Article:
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Lights! Camera! AI-action! - five AI films to watch

Yaroslav Walker is assistant priest at Holy Trinity, Sloane Square, London.

From an oddly-sweet, sweetly-odd film of oddness, to one of the best action films ever made, Yaroslav Walker’s hand-crafts his top five films about AI.
A man in a red shirt slumps in his seat while a computer screen shows a dialogue screen
Joaquin Phoenix is excited about the future of AI.
Warner Bros.

Bletchley Park is famous for hosting the great centre of codebreaking during the Second World War. Well, this week it hosted a conference all about ‘code’; but this time the goal is not to break it, but to control it. As the Foreign Secretary said:  

“The origins of modern AI can be traced back to Bletchley Park. Now, it will also be home to the global effort to shape the responsible use of AI.”  

The AI Safety Summit will seek to be a forum for discussing the most pressing concerns and dangers associated with Artificial Intelligence – from its power to put the working man out of a job, to its power to annihilate us all… That cheery thought gave me the idea of compiling a Top 5. Not in any particular order or thematic or genre ranking – just five films that feature AI that I could watch over and over again. 

Note – this is my top 5. My personal top 5. These are not the ‘best’ films featuring AI. You will not find Blade Runner on here. I don’t get it. I’ve seen every cut, and I just don’t get the appeal. I will not apologise. You will not see 2001. It is indeed iconic and genius and Kubrick at his absolute best…but its also ponderous and over-rated and reviewed to death. I WILL NOT APOLOGISE! 

5 – Her 

The voice of Scarlett Johansson gives life to the Operating System ‘Samantha’. Her is quirky in the not annoying way. Joaquin Phoenix is a lonely man, getting divorced, and dissatisfied with his work writing heartfelt letters for people who have lost the ability to write or even think creatively – one of the great worries about something like ChatGPT writing your undergraduate essay! He starts to develop a romantic relationship with Samantha: ‘she’ brightens up his life, improves his work, and gives him confidence, but their ‘love’ proves difficult. They can’t have sex (not conventionally), they can’t find easy acceptance, and Samantha can’t be constrained. As the AI becomes aware enough to form a hyperintelligence connected to the planet questions of infidelity and compatibility arise. Her is an oddly-sweet, sweetly-odd film of oddness, but is very timely and prescient in a world where deep-fakes and AI girlfriends are raising questions about the future of romance and human relationships.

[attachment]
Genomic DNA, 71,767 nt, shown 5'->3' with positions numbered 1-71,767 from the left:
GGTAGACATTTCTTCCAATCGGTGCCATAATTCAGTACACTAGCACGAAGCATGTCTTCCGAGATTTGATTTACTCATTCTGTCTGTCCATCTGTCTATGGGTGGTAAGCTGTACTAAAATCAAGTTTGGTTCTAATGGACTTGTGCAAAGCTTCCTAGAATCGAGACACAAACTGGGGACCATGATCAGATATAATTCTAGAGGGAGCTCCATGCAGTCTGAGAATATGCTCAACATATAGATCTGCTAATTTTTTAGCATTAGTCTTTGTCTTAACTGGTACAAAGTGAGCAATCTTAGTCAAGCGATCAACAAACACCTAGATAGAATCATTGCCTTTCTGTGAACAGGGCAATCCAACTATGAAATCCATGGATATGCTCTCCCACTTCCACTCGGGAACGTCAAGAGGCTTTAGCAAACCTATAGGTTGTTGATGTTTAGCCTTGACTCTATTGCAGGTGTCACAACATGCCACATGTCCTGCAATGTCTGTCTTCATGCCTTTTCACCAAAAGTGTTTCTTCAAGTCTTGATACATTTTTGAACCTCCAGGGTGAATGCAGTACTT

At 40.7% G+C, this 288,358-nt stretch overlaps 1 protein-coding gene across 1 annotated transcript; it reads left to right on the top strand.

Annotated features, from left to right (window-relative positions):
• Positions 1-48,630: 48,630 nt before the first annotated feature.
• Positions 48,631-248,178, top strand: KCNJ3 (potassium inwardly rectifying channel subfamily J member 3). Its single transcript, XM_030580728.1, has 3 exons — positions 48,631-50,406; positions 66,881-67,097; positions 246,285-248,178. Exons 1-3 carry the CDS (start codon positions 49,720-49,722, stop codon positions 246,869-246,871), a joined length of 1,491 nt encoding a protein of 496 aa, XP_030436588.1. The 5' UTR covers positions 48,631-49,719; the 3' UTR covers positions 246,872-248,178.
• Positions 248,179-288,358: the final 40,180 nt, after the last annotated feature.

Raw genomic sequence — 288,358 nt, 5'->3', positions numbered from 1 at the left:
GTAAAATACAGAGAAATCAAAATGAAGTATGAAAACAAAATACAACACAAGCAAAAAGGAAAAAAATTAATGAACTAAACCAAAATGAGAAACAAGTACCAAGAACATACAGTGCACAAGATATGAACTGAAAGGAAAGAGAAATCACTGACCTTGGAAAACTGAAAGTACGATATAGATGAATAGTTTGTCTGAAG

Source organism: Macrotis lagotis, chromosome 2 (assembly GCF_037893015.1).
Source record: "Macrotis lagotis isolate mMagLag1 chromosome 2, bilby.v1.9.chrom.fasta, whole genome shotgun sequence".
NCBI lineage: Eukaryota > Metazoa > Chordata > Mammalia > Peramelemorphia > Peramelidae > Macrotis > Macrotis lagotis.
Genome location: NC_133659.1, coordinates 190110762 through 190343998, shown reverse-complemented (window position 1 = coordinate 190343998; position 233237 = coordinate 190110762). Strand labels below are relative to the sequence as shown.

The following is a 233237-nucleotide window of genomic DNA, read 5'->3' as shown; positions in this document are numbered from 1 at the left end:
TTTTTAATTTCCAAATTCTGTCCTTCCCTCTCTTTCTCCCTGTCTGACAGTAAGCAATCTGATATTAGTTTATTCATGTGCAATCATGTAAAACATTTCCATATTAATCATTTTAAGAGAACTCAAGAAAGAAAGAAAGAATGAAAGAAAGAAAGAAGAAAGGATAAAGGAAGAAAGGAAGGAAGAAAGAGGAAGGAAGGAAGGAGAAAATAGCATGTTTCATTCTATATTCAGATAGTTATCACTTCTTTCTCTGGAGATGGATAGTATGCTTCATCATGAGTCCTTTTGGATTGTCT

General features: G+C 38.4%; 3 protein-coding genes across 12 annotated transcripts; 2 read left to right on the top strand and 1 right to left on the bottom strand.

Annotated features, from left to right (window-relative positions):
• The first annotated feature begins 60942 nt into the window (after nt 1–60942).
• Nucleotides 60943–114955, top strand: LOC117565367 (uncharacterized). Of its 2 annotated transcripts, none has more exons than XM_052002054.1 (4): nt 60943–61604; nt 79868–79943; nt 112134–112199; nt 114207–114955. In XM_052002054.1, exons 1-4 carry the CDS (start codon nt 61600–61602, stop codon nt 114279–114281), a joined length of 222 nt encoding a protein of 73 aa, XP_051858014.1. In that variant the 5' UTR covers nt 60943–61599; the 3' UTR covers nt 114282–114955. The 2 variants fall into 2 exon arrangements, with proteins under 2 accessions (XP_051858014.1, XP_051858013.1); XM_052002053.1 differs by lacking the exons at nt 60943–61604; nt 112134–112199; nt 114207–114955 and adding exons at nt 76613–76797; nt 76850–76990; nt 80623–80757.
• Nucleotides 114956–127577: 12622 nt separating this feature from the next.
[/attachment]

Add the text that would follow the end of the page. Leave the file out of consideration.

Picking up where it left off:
4 – Ex Machina 

Romance might be in the air in Ex Machina, but it might as easily be murder. Ex Machina is a superb three-hander thriller, and I don’t want to say too much – this film is not for spoiling! The twist is actually presented early on. Domhnall Gleeson plays Caleb, a programmer who wins a company competition to spend a week at the home of the reclusive CEO Nathan (Oscar Isaac). It is quickly revealed that this isn’t a prize as much as an opportunity – the opportunity to be part of history. Nathan wants Caleb to perform a more in-depth Turing Test on Ava (Alicia Vikander), an android he has built. You know she’s an android from the get-go, and yet…why is she able to flirt…is she able to love? 

3 – Terminator 2: Judgement Day